A conductive bridging RAM (CBRAM) in which the information is stored by the presence of a conductive bridge having silver clusters may also be used as a non-volatile memory cell.

In the case of a ferroelectric RAM (FeRAM), the information is stored in a non-volatile manner by using the remanent polarization of a ferroelectric layer, which influences the magnitude of a capacitance.

Furthermore, as an example of non-volatile memories, mention may be made of the magnetoresistive RAM (MRAM), in which the varying orientation of the magnetization vector leads to an alteration of the resistance in order to store the information.

In accordance with a further example of non-volatile memories, in the case of an organic RAM (ORAM), the change in the resistance of a suitable material by the application of positive or negative voltages is used for the non-volatile storage of information.

In the case of a phase change RAM (PCRAM), the non-volatile storage is realized by thermally induced change in resistance during the reversible phase transition.

In various configurations of the invention it is assumed that the non-volatile memory elements described above are set up or driven in such a way that they can be operated in two different operating modes for storing more than one bit per cell in order to be able to be operated advantageously with the electronic circuit arrangement described below.

By virtue of the symmetrical construction of a SONOS memory cell corresponding to an NROM memory cell, such a SONOS cell can be operated in two different directions and two different operating modes are thus available, permitting storage of at least two bits per memory cell.

In accordance with one configuration of the invention, the at least one memory element is set up in such a way that the electrical quantities that can be provided during operation of memory elements may represent different charge states.

In accordance with one configuration of the invention, the electronic circuit arrangement has a switching unit with at least one selection element, which can feed the electrical quantity, according to the switching state of the selection element, for the at least one partial storage unit, and at least one control unit, which can predetermine the switching state of the selection element.

If the items of information have been read out from such a non-volatile memory cell in the form of electrical quantities sequentially in two different operating modes, they may be stored for the further processing of the information in a memory element of a partial storage unit which is configured, e.g., in the form of at least one capacitor. Further possibilities for storing the electrical quantities that are read out may be implemented both with volatile memory elements such as, e.g., DRAMs and with circuit arrangements such as flip-flops, registers and latches, by way of example.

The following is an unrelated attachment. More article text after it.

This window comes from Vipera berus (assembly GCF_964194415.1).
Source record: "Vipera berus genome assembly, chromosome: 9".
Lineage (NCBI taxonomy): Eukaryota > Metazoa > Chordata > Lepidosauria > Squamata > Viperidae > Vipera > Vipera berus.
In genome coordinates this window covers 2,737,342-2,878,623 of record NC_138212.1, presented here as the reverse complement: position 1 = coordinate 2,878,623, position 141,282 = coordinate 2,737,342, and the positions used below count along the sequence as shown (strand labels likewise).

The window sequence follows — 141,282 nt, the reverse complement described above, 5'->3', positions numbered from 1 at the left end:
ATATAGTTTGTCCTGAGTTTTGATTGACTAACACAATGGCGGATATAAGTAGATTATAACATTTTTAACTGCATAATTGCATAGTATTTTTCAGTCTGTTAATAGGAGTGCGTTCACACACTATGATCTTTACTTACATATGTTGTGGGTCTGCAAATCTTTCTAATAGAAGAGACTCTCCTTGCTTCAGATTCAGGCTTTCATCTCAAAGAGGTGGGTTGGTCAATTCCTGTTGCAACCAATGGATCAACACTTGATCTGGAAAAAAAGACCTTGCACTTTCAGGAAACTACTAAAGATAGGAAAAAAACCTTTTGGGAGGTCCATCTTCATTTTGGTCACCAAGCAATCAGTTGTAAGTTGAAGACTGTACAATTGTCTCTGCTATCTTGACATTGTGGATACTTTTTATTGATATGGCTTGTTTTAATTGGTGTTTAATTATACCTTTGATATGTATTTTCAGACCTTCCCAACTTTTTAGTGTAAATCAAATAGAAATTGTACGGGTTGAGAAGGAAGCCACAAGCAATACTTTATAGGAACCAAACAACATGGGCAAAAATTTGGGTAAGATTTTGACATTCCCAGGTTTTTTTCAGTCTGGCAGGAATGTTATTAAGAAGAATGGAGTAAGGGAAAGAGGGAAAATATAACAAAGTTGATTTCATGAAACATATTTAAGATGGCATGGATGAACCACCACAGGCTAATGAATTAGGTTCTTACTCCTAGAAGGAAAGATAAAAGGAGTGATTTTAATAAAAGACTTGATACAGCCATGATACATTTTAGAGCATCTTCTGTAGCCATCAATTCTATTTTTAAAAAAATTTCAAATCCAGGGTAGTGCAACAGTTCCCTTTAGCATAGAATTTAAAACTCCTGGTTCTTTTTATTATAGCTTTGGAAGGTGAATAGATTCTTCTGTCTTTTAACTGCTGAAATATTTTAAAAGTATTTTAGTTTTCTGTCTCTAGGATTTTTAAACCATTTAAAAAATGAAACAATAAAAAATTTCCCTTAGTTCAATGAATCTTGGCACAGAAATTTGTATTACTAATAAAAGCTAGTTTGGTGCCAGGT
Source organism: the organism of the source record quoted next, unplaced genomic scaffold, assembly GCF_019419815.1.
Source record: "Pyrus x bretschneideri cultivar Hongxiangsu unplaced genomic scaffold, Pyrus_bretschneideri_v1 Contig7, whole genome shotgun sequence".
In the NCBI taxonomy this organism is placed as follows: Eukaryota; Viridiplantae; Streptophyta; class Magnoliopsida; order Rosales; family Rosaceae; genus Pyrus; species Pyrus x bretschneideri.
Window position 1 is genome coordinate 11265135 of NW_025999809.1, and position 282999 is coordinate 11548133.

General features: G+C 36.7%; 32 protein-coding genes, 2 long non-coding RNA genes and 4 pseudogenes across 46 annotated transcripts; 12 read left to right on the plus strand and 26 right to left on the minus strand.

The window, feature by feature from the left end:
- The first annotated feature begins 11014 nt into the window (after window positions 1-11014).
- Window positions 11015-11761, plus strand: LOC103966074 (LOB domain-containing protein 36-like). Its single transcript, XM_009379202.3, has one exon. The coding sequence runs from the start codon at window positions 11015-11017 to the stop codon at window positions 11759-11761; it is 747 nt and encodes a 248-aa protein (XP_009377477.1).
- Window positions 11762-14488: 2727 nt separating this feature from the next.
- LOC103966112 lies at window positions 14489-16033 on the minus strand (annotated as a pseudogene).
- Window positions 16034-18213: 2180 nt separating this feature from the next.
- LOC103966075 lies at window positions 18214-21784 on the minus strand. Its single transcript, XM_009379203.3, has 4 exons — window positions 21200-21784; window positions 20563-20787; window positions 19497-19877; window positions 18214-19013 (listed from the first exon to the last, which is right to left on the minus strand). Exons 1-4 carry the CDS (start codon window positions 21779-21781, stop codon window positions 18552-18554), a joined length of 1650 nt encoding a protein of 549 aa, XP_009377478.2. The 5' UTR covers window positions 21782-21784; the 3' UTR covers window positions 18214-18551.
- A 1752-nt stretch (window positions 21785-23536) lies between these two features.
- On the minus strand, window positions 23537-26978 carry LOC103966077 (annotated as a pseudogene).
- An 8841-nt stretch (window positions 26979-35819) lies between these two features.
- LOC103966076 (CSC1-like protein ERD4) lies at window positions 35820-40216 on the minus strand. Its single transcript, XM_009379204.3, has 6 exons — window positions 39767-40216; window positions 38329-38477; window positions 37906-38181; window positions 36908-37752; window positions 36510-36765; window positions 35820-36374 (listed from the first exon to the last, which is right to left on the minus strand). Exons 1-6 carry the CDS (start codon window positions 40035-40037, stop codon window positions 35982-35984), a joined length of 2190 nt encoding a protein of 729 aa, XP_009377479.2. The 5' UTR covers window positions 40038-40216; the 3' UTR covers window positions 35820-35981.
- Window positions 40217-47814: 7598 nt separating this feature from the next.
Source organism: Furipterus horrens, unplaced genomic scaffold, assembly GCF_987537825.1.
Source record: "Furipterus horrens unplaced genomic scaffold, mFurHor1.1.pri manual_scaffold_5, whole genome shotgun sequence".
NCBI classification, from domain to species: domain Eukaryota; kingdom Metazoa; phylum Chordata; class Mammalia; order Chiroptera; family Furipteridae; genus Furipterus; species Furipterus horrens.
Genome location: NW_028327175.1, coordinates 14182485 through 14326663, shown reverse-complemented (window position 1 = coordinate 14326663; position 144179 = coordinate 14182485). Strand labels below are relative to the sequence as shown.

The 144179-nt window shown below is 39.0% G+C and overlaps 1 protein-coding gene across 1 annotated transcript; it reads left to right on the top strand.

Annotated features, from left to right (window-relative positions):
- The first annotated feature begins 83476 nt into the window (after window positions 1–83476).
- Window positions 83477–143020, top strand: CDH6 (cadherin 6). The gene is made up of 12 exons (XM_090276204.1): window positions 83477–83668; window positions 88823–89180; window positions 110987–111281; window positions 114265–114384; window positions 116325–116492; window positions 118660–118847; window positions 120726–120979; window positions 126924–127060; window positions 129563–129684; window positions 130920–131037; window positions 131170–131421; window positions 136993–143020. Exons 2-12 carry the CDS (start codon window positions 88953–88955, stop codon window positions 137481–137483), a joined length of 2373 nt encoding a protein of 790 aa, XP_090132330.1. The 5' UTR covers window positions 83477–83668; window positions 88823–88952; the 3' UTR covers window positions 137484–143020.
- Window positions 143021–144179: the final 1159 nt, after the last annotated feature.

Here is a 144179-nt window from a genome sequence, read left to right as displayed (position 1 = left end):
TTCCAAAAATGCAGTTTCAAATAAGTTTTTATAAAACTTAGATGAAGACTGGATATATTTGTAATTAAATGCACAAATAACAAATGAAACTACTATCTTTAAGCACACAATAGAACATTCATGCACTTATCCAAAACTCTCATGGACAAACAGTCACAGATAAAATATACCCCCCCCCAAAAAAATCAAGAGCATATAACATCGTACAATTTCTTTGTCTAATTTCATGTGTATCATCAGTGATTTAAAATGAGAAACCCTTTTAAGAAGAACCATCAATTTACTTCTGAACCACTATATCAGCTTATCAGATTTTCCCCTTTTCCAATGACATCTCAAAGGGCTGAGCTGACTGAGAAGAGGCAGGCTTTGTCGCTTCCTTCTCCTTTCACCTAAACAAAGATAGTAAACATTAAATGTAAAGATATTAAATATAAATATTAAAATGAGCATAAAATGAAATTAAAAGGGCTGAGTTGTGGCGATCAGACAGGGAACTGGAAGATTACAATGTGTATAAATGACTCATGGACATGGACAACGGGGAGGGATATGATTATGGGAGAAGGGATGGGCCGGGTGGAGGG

In the case of the multibit memory scheme described, the intention is to determine or detect the sum of and the difference between the two memory cell currents from each side of the multibit cell. The information is stored in each case after detection during the operation of the memory element in the first direction and second direction, respectively. The current information is intended to be stored for further processing. This corresponds to a sample-and-hold mechanism. In the implementation of the circuit arrangement, the information can be held by the use of a capacitance as memory element. The voltage at the two different capacitances can then be used for the further processing.

In the electronic circuit arrangement, the at least one selection element may have at least one transmission gate.

In accordance with one configuration of the invention, the electronic circuit arrangement is set up with a control unit such that the at least one selection element can first couple the first one of the at least two electrical quantities of the memory element to the first one of the at least two partial storage units and can then couple a second one of the at least two electrical quantities to a second one of the at least two partial storage units.

The electrical quantities read out from the non-volatile memory element can be conducted into different circuit paths by virtue of the switching state of at least one selection element feeding an electrical quantity via the selected circuit path to a partial storage unit. In this case, the switching state of the selection element is controlled by a control unit that controls the selection element synchronously with the operating phase of the memory element. A suitable arrangement of transmission gates or else a corresponding multiplexer circuit, by way of example, may be used as the selection element.

The electronic circuit arrangement may be connected up in such a way that the at least one electrical quantity can be stored in the at least one partial storage unit by means of at least one capacitor.